PV Sindhu – The Youngest Indian to win an Olympic Medal

Pusarla Venkata Sindhu is the second professional badminton player from India to win an Olympic medal, after Saina Nehwal who won a bronze at 2012 Olympics.  P V Sindhu won a silver medal at the 2016 Rio Summer Olympics, she is the first Indian badminton player to win a silver and the youngest Indian ever to win an Olympic medal.

Sponsored link

Sindhu garnered fame after she reached the Top 20 list in the Badminton World Federation Rankings in 2012. By 2013, she was the first ever Indian singles player (female) to win at 2013 World Championships.  She was also felicitated with Padma Shri in 2015.

PV Sindhu

Early life and background

P.V Sindhu was born on 5th July, in 1995, in Hyderabad, Telangana, to P.V Ramana and P. Vijaya.  The talented player belongs to a famous family; her father P.V Ramana   is famous as the Arjuna Award recipient for his contribution in volley-ball.  Her mother is also famous as an ex-volley ball player.   Quite obviously, Sindhu’s parents were the main motivation behind her hard work and achievements as a badminton player.

Sindhu let the media know that apart from her parents, the 2001 All England Open Badminton Champion, Pullela Gopichand acted as a great inspiration behind her badminton career.  She started playing badminton when she was just eight years old.  She started her journey at the badminton courts of Indian Railway Institute of Signal Engineering and Telecommunications, under the supervision of Mehboob Ali.  Eventually, after gaining lots of skills, Sindhu enrolled in the badminton academy owned by Pullela Gopichand.  P.V Sindhu is supported by Olympic Gold Quest, non- profit foundation which supports the talented Indian athletes.

PV Sindhu parents

PV Sindhu’s parents – mother and father

PV Sindhu parents images PV Sindhu family

Career highlights

Sindhu started her badminton career at a very young age.  She has received numerous awards and prizes for her string of wins in the game.  In the year 2009, she received the bronze medal at the Sub-Junior Asian Badminton Championships which took place in Colombo.   In the next year, Sindhu took part in the Iran Fajr International Badminton Challenge. As usual, she did not disappoint her family and fans and won the silver medal in the singles category. After putting a lot of effort, she reached the 2010 Junior World Badminton Championships quarterfinal which was held in Mexico. Other than that, in the same year, she got the scope to be a part of the national team of the 2010 Uber Cup.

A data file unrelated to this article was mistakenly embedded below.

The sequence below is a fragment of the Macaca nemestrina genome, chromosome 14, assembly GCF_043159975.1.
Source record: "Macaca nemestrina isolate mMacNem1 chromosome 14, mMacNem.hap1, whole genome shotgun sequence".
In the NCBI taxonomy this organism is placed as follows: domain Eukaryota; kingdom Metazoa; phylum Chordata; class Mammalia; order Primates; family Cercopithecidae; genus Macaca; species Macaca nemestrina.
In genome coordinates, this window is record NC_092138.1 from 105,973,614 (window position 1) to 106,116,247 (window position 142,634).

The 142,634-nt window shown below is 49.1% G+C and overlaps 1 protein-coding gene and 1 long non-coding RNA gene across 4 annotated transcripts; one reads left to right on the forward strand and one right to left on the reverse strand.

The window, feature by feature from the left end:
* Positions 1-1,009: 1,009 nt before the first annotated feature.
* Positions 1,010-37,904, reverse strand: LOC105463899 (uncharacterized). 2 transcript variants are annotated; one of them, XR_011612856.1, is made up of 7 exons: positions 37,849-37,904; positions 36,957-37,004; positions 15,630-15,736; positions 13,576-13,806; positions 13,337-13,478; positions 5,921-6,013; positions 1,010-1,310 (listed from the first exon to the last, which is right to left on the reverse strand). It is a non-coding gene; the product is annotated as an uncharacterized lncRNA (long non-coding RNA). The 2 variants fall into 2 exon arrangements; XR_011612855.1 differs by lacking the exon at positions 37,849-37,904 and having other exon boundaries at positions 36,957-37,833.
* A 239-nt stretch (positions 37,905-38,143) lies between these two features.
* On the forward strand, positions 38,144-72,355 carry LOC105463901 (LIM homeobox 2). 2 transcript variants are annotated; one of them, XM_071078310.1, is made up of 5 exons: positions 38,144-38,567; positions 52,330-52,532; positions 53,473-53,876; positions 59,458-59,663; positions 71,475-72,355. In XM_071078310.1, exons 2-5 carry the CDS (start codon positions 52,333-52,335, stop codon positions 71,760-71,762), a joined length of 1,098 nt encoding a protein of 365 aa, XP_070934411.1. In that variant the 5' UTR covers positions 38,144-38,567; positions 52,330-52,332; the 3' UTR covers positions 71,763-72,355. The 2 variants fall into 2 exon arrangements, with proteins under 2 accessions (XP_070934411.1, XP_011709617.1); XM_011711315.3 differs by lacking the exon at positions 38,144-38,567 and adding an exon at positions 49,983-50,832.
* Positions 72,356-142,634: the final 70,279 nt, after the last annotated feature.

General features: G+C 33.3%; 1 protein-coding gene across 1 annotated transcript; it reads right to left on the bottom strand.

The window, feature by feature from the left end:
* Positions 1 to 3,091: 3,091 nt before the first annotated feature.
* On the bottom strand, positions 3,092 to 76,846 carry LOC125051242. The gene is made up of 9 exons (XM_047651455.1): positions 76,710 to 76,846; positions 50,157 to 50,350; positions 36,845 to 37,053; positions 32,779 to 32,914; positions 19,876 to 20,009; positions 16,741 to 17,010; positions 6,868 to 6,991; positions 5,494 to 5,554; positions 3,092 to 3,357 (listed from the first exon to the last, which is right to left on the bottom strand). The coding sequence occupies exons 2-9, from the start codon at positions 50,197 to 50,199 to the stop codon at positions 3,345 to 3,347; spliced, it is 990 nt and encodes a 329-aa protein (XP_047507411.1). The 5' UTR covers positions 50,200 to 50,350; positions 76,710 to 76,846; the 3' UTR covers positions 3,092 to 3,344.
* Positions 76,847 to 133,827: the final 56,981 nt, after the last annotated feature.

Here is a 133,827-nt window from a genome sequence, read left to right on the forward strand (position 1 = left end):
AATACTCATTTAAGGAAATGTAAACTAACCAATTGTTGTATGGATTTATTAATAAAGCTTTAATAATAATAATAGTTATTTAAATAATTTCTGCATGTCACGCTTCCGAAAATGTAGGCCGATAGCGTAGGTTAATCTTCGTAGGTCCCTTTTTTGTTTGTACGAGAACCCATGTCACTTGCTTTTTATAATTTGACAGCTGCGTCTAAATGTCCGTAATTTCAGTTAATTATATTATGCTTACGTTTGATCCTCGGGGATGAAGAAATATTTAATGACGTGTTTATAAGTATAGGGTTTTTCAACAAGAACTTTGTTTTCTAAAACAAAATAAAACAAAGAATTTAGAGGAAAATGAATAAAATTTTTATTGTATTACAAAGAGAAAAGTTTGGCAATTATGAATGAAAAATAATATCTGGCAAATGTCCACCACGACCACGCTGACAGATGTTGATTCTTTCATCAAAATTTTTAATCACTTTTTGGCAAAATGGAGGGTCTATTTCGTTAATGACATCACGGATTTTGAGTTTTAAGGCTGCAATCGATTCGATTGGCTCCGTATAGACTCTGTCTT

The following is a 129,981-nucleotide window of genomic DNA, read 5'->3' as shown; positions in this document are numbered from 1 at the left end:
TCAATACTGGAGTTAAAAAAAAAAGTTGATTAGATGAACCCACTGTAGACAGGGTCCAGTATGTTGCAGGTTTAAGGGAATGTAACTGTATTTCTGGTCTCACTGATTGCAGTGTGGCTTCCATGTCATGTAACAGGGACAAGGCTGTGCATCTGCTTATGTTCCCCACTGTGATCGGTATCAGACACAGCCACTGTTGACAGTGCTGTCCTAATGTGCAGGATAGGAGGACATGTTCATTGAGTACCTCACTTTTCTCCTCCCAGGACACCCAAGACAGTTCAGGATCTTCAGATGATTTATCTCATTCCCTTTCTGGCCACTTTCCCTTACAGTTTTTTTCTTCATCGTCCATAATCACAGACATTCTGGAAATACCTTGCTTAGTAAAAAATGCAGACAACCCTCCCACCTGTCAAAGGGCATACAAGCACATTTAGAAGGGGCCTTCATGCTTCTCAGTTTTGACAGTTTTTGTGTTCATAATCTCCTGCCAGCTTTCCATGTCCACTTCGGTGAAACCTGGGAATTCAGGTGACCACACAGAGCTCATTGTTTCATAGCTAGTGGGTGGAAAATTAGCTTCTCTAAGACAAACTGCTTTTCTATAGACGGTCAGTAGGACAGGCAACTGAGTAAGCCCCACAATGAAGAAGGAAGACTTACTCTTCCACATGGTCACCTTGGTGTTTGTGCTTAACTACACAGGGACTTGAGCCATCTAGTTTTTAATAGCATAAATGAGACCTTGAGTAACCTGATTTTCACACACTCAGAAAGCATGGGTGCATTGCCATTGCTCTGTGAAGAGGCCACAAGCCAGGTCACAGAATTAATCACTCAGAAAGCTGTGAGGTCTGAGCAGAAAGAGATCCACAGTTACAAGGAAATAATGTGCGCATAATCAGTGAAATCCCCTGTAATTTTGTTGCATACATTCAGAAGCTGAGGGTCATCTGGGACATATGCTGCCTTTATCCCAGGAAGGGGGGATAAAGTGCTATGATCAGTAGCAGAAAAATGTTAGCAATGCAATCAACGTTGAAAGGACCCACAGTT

In the year 2013,  the 1.79 meter tall Sindhu experienced the turning point of her career after winning a medal in the world championships, as the first female Indian.  Other than that, Sindhu also defeated Canada’s Michelle Li and won the Gold title of Macau Open Grand Prix.  Finally, she followed in her father’s footsteps by receiving the Arjuna Award by Indian Government in the year 2013.

In 2015, Sindhu was recognized as a player of unparalleled repute when she received the Padma Shri award.  She actually created history as a first Indian female badminton player by winning back to back prizes in the world championships.

PV Sindhu silver medal

PV Sindhu images

 PV Sindhu at 2016 Rio Olympics

PV Sindhu raised the hopes of India’s stakes at Olympics medals, a day after Sakshi Malik won bronze for the country.

In the quarterfinal match, Sindh defeated Wang Yihan by 22-20, 21-19. On August 19, she made it to the finals of women’s singles badminton  by defeating Nozomi Okuhara of Japan, 21-19, 20-10.

In the finals,  Sindhu was beaten by Carolina Marin of Spain with the scores, 19-21, 21-12, 21-15. As a result, Sindhu won the silver medal for India at the Rio Olympics.

PV Sindhu Rio Olympics 2016 pics

PV Sindhu pics

PV Sindhu pictures

PV Sindhu and Carolina Marin

PV Sindhu photos

PV Sindhu silver medal images

PV Sindhu wins silver medal at Rio Olympics 2016

PV Sindhu medal

Sponsored link

Be the first to comment on "PV Sindhu – The Youngest Indian to win an Olympic Medal"

Leave a comment

Your email address will not be published.


*